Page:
Date of Award
Master of Science
Geological and Environmental Sciences
Dr. Michelle A. Kominz
Dr. David A. Barnes
Christopher J. Schmidt
Masters Thesis-Campus Only
Passive margins form by rifting and extension of continental crust. Extension both increases the surface area of and thins continental crust. The area of the Earth remains constant, however, and either the area of continental or more likely oceanic crust must be reduced elsewhere through subduction or collision. A reduction in the area of oceanic crust causes a loss of ocean basin volume and thus impacts sea level. The amount that the continental crust has been extended can be quantified using total tectonic subsidence, which is determined using sediment thickness and water depth data coupled with a model of the rifting process. We calculate total tectonic subsidence, the amount of extension or stretching factor, and thickness of extended continental crust at a 5-minute grid resolution for passive margins between 77°N and 70°S. Our modeled crustal thicknesses correlate well with seismic refraction data from North America and Australia, and can be used to estimate the change in ocean volume and the impact of extension on sea level. The duration of extension is constrained by estimating the onset of rifting and the breakup age, which is when rifting ceased and sea floor spreading began. Our results indicate that extension of continental crust has increased sea level by 20.8 m since the start of Pangea rifting.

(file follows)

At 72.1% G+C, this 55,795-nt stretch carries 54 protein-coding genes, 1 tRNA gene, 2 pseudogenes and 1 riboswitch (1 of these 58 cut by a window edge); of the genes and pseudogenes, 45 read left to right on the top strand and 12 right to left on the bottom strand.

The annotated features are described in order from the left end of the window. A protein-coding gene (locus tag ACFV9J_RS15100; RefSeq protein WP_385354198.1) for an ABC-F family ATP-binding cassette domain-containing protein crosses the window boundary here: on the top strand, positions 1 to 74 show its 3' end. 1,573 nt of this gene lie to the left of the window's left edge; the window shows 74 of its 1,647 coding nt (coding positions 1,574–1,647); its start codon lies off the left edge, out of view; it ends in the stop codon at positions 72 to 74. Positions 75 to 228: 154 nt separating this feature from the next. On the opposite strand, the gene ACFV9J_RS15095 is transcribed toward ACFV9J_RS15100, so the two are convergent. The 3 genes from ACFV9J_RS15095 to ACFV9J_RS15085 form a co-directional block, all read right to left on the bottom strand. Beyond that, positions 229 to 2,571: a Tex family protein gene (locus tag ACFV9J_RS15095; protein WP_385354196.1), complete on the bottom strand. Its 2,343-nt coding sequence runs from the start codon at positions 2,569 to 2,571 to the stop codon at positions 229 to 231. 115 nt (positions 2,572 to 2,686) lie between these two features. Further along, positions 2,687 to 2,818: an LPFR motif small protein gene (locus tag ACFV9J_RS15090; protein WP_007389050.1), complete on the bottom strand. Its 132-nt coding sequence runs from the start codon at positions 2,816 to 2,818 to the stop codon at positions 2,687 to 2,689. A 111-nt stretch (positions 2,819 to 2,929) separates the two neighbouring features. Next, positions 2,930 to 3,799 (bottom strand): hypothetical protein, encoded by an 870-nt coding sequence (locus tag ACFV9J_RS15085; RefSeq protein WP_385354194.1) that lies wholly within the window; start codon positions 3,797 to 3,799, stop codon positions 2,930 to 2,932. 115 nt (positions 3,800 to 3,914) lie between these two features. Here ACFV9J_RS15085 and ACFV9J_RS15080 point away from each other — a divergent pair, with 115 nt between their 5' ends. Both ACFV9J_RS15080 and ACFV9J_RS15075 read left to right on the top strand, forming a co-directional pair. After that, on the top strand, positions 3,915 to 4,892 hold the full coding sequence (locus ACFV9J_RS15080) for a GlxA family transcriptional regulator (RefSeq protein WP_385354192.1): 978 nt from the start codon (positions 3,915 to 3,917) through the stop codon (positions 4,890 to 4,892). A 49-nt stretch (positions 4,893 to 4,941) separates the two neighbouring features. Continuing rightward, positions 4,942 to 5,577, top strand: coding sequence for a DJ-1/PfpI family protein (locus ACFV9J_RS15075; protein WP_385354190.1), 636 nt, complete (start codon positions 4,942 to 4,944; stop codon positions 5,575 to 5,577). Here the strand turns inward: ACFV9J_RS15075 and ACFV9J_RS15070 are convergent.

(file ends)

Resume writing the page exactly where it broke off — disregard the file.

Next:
Kirschner, "Quantifying Extension of Passive Margins with Implications for Sea Level Change" (2009). Master's Theses. 257.